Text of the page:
World’s most expensive sports memorabilia
When it comes to most valuable sports memorabilia, the collectible items associated with some of the finest and iconic sports figures in the world has never failed to amaze the fans and the collectors. The sports memorabilia market has become a very big industry. Sports collectibles can be both a great hobby and an investment, with high-end collectible items being viewed by many as low-risk, for both long as well as short term investment. Personalities like Muhammad Ali, Babe Ruth, Don Bradman and Honus Wagner, to name a few are all considered to be legends in their respective sports, and their memorabilia is highly sought-after among their fans and collectors alike. Here, we have listed some of the most expensive sports memorabilia that fetched huge prices at auctions. Read on:-
Original Basketball Rules
Price: $4.3 million
At an auction held by Sotheby’s in New York, David and Suzanne Booth bought the original documents of the James Naismith’s 13 basketball rules for $4.3 million. The rules got auctioned for twice the price it was expected. Speaking of the Naismith’s rules, these are unique in the annals of sports history as they represent the direct association between a sport’s founder, and the sport we know today.
Mark McGwires 70th home run ball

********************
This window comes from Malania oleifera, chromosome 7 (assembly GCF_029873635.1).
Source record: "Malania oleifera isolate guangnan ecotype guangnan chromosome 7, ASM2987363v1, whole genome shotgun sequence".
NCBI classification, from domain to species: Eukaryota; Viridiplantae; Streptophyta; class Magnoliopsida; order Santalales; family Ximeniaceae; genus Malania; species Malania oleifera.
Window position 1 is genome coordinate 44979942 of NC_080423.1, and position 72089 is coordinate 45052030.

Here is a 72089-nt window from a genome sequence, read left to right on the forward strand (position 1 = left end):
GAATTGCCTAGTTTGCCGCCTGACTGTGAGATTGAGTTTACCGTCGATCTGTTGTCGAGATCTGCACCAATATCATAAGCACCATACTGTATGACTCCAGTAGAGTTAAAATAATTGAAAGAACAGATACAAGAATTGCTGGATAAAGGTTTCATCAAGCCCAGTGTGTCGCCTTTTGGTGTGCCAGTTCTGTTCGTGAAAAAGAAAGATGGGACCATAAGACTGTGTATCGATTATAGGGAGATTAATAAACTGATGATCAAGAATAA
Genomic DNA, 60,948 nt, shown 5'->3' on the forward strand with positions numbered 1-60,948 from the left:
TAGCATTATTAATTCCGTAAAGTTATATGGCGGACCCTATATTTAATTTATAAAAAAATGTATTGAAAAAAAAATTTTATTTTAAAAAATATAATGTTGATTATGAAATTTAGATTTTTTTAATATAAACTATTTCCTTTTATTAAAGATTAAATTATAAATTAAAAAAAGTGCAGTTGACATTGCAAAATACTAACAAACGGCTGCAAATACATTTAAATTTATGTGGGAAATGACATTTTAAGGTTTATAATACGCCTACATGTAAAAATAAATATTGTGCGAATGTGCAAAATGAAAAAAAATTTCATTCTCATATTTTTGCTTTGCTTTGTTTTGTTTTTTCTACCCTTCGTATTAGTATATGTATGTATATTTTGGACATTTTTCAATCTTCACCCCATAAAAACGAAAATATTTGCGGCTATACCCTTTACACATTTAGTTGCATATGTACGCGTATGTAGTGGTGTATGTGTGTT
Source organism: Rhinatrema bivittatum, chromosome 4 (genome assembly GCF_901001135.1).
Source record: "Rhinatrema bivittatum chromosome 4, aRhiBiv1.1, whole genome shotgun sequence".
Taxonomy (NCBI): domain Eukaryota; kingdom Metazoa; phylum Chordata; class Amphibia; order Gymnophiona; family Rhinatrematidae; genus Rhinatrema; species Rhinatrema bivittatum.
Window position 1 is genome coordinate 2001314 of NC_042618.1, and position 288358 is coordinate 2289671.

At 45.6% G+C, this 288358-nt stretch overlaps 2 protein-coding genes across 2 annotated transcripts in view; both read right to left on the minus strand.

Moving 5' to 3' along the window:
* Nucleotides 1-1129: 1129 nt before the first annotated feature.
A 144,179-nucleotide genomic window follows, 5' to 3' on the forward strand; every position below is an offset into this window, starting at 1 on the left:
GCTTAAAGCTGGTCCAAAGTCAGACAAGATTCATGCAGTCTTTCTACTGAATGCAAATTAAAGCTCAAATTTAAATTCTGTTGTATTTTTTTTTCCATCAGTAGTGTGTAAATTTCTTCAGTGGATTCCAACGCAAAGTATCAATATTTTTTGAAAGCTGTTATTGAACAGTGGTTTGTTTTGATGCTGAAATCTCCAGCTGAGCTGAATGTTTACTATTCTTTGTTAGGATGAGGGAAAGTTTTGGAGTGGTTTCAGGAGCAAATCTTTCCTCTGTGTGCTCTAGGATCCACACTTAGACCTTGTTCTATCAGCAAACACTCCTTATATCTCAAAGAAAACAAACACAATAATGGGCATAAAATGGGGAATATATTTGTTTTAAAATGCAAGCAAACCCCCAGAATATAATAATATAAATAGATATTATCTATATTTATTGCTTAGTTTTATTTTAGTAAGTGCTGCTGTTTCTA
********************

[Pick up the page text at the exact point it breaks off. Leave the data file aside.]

Price: $3 million
The Mark McGwires 70th home run ball, which was expected to fetch only $1 million, was bought by a comic book maker Todd MacFarlane for staggering $3,005,000. However, the auctioneer Guernseys started bidding for the record setting ball of McGwires at $400,000, and the price suddenly jumped as die-hard baseball fan bidders tried to get their hands on the ball called the “Hope Diamond of Baseball,” by baseball historians. The ball was originally retrieved by Philip Ozersky, a research scientist who had been attending the game with a group of office friends from Washington University in St. Louis when the ball came flying at him.
Babe Ruth Bat
Price: $1.3 million
The bat Babe Ruth used to hit the first ever home run at Yankees Stadium got sold for $1.3 million, above its pre-sale price estimate. According to the auctioneer Sotheby’s, the bat which was in original, near-pristine condition and autographed by Babe Ruth himself was bought by Mastronet Inc., a Chicago based sports and memorabilia company, on behalf of an anonymous New York-based collector. Historically, Babe Ruth homered with the bat the day Yankee Stadium opened on 18 April, 1923.
Muhammad Ali’s Boxing Gloves
Price: $ 1.1 million